If a person is allergic to coconut they should to be cautious with coconut oil. Because there are trace amounts of protein from the coconut in virgin coconut oil, a sensitive person might react. Or, if a person is sensitive to salicylate levels in food, it’s wise to be careful because coconut is high in salicylates. There may be other compounds in coconut that trigger allergies, but those are the ones that have been noted.
If you have had problems with coconut oil, follow Dr. Raymond Peat’s advice and do an online search for something called 76 degree melt. 76 degree melt is coconut oil that is filtered and unflavored, but not hydrogenated. It’s incredibly cheap too!
How Coconut Oil is Produced: A Primer
Refined, Bleached and Deodorized (RBD) Coconut Oil
Most commercial grade coconut oil is made from copra. Copra is the dried kernel (meat) of the coconut. Copra is made by smoke drying, sun drying, kiln drying, or a combination of the three. Due to the often unsanitary conditions during drying, coconut oil from copra is not suitable for consumption until it has been purified (refined). The end product is called RBD coconut oil. Chemical solvents are sometimes used to extract the oil from the copra for higher yields. The oil is filtered through bleaching clays to remove impurities, high heat is used to remove odor and taste, and sometimes sodium hydroxide is used to remove free fatty acids and prolong shelf life. In tropical countries, the oil is often hydrogenated. Oil produced this way should be avoided.
The traditional and healthier way to process copra to make coconut oil is by physical refining.
This is howTropical Traditions Expeller-Pressed Coconut Oilis produced. The copra is expeller-pressed without the use of solvents and allowed to stand so the oil separates from the water. The oil is then treated with heat to remove any remaining moisture, taste and smell. No additives are used, and the oil is NOT hydrogenated. This method results in a good quality food-grade coconut oil because the oil still contains medium chain triglycerides (MCT) such as lauric acid, and no trans fatty acids. Because the taste of this oil is very bland, it’s a good ‘all-purpose’ cooking oil. However, the oil is missing some of the nutrients and anti-oxidant properties that are in virgin coconut oil, described below. Also, oil produced this way may or may not be certified organic, so check labels.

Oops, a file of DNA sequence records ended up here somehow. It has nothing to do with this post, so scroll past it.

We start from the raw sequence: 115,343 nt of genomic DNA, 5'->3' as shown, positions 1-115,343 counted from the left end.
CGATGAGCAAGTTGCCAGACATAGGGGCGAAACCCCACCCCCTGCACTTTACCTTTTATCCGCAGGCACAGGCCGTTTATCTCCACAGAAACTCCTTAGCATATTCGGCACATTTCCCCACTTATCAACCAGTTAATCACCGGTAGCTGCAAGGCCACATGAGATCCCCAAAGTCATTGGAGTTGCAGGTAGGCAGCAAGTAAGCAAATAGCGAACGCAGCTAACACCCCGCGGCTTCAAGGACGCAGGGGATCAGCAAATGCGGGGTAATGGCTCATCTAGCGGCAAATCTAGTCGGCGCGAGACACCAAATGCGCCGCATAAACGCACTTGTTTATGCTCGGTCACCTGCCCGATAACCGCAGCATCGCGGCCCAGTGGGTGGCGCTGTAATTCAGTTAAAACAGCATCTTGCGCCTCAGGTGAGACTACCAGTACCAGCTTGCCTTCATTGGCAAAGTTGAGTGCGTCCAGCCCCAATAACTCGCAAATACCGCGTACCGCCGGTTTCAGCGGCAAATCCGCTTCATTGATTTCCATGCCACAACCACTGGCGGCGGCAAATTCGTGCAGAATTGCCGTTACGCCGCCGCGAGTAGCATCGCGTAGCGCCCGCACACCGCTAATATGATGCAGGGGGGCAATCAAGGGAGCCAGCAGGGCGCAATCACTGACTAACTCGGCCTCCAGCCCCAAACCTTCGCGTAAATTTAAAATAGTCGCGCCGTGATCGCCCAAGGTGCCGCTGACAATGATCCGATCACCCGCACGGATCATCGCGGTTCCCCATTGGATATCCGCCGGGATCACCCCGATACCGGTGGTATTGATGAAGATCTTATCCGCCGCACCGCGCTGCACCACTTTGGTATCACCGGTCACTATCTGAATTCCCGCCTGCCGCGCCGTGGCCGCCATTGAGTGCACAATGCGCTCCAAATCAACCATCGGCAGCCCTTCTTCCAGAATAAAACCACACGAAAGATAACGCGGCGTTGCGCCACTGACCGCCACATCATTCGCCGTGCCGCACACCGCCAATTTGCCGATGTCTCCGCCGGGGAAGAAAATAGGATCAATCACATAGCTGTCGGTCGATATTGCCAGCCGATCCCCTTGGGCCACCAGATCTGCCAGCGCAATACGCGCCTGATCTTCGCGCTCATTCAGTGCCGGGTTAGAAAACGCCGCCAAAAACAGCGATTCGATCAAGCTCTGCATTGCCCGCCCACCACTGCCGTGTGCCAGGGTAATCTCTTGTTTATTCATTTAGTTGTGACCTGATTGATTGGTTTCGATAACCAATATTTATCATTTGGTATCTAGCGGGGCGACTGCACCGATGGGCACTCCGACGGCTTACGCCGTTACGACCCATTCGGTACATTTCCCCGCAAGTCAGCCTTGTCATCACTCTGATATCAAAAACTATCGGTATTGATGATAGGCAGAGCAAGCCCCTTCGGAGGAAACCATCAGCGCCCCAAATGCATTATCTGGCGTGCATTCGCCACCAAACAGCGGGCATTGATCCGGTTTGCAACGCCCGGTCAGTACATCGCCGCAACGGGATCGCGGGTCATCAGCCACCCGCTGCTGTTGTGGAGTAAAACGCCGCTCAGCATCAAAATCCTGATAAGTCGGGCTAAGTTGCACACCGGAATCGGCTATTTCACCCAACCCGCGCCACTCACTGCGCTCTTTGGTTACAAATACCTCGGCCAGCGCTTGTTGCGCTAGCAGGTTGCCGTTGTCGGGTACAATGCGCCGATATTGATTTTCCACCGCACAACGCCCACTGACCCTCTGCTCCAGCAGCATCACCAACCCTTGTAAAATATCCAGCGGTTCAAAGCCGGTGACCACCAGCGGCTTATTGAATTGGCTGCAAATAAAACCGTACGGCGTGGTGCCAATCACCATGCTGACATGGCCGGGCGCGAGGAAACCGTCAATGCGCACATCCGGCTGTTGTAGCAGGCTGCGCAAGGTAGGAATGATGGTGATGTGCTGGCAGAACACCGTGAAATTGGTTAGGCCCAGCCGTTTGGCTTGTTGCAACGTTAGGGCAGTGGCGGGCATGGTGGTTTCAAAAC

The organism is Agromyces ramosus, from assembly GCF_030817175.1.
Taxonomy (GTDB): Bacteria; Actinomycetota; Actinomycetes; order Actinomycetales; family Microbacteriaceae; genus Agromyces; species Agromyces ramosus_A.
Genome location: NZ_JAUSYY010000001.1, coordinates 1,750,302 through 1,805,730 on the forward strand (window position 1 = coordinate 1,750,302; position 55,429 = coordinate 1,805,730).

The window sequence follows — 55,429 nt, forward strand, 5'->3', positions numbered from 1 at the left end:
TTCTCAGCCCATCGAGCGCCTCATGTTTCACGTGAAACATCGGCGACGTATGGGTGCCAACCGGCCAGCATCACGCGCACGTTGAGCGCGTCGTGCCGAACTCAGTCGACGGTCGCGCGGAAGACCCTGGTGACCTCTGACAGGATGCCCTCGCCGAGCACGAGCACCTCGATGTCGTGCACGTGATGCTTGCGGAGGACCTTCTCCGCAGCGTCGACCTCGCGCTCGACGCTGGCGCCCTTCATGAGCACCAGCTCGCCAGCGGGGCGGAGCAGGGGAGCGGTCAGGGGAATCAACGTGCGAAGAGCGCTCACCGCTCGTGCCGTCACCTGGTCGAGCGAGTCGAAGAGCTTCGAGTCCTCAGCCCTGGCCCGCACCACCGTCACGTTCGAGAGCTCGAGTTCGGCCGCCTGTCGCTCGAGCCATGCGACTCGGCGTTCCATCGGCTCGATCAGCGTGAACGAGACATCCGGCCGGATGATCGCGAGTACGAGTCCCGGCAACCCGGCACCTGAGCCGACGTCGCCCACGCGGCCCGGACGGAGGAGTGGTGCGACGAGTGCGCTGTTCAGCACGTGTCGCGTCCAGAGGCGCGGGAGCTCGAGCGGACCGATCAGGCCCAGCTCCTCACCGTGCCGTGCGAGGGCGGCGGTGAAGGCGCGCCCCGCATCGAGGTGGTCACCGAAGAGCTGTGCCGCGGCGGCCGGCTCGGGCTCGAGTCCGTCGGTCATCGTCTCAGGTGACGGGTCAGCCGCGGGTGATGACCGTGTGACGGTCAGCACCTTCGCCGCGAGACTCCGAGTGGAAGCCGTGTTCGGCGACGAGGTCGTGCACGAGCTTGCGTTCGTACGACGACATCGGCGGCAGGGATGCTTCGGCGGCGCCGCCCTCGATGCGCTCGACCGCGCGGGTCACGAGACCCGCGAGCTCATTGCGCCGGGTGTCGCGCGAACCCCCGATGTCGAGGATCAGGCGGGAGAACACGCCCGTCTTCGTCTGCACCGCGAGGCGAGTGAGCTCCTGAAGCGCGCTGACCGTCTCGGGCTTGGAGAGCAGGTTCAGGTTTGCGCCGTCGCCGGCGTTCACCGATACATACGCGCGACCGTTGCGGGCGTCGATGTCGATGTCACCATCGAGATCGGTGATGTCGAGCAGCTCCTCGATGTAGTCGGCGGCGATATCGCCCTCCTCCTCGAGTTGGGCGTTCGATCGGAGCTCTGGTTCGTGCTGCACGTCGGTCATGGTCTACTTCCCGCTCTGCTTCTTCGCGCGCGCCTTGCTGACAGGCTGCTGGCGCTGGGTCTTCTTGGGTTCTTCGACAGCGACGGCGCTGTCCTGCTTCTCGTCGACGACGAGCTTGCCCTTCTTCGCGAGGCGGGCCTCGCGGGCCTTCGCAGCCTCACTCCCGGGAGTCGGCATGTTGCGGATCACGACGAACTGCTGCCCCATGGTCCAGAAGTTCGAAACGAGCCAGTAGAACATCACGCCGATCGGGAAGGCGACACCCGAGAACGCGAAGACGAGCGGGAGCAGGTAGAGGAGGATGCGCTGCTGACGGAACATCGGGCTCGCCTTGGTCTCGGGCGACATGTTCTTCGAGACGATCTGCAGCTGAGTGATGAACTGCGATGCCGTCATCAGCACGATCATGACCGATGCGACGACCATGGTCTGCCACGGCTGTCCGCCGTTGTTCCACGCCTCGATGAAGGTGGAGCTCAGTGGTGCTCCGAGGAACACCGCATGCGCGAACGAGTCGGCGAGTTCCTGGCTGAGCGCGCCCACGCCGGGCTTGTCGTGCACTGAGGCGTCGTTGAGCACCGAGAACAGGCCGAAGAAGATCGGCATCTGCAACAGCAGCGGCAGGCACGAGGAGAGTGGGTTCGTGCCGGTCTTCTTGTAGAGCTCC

Virgin Coconut Oil
Virgin Coconut Oil comes from fresh coconut meat, not copra. This is how Gold Label Virgin Coconut Oilis produced. Solvents and other chemicals are not used, and the oil is not hydrogenated. Many of the antioxidants in the coconut are retained, so the oil is stable and does not require refining. The oil also retains the smell and taste of coconut. As with the traditional expeller-pressed oil above, it’s best to choose a product that is certified organic.
There are currently two main processes to manufacture virgin coconut oil:
1. Quick drying. The coconut meat is quick dried with minimal heat and then the oil is expeller pressed – without the use of solvents.
2. Wet-milling. The coconut meat is not quick dried before extraction. Instead, the meat is chopped up, expeller-pressed without the use of solvents, and then the oil is separated from the water by either boiling, fermentation, refrigeration, enzymes, mechanical centrifuge or a combination of these methods.
a. Separation using the fermentation process is the traditional method of coconut oil extraction in the Philippines. Coconut milk from fresh coconuts is fermented for 24-36 hours so the water separates from the oil. The oil is heated for a short time to remove any remaining moisture and to draw the oil out of the curds that were formed during the fermentation process, then filtered. The result is a clear coconut oil that retains the scent and taste of the coconut. However, some oils produced this way have an ‘off’ taste due to the acids that form during fermentation.
b. Separation using the centrifuge process involves even less heat than the fermentation process. Coconut milk from fresh coconuts is chilled to 10 degrees C (50 degrees F) to allow the oil to separate from the water, then spun in a centrifuge to complete the separation. This process is very efficient, resulting in such a low moisture content that no further processing or heating is required. The result is a clear coconut oil that retains the scent and taste of the coconut.
Coconut oil is so delicious and versatile, soon you might find yourself buying large containers like the 1 gallon tub above to make sure that you always have an adequate supply!
If you check out the resources in my post gluten free cake recipes, you’ll find that coconut oil is a favored ingredient by people who are health conscious foodies. Coconut oil is also suitable for people following a Paleo/Hunter Gatherer type diet (see my post hunter-gatherer dietto learn more). If you’re following a gluten free casein free diet, or even if you are not, coconut oil may become one of your most valuable and oft used cooking fats. Coconut oil is also safe to eat uncooked, straight from the container.